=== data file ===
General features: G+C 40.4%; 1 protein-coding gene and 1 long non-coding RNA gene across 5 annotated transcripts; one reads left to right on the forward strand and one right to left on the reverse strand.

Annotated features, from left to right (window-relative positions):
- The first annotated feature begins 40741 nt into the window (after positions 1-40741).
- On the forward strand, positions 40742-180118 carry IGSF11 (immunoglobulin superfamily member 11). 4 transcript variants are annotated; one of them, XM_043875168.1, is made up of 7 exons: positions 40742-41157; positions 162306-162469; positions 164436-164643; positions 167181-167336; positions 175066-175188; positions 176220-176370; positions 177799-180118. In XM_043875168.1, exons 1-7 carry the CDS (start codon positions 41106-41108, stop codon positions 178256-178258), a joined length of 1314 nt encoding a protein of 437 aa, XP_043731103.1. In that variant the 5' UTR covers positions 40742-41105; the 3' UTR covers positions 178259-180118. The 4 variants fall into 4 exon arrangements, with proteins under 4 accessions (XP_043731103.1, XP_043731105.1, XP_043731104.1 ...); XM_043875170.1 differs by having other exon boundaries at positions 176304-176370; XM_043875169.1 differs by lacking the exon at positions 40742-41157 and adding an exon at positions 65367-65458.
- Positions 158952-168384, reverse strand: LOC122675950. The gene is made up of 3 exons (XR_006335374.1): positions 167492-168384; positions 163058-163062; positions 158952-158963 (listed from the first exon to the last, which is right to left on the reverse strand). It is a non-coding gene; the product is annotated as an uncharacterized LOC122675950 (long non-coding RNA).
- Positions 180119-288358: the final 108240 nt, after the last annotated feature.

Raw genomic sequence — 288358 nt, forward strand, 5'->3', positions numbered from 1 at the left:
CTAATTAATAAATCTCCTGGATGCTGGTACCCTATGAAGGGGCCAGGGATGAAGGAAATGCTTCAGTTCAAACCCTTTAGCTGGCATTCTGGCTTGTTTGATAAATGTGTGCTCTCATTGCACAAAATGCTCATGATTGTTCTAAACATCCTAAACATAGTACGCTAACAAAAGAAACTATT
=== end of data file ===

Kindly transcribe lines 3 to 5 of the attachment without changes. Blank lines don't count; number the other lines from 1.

- The first annotated feature begins 40741 nt into the window (after positions 1-40741).
- On the forward strand, positions 40742-180118 carry IGSF11 (immunoglobulin superfamily member 11). 4 transcript variants are annotated; one of them, XM_043875168.1, is made up of 7 exons: positions 40742-41157; positions 162306-162469; positions 164436-164643; positions 167181-167336; positions 175066-175188; positions 176220-176370; positions 177799-180118. In XM_043875168.1, exons 1-7 carry the CDS (start codon positions 41106-41108, stop codon positions 178256-178258), a joined length of 1314 nt encoding a protein of 437 aa, XP_043731103.1. In that variant the 5' UTR covers positions 40742-41105; the 3' UTR covers positions 178259-180118. The 4 variants fall into 4 exon arrangements, with proteins under 4 accessions (XP_043731103.1, XP_043731105.1, XP_043731104.1 ...); XM_043875170.1 differs by having other exon boundaries at positions 176304-176370; XM_043875169.1 differs by lacking the exon at positions 40742-41157 and adding an exon at positions 65367-65458.
- Positions 158952-168384, reverse strand: LOC122675950. The gene is made up of 3 exons (XR_006335374.1): positions 167492-168384; positions 163058-163062; positions 158952-158963 (listed from the first exon to the last, which is right to left on the reverse strand). It is a non-coding gene; the product is annotated as an uncharacterized LOC122675950 (long non-coding RNA).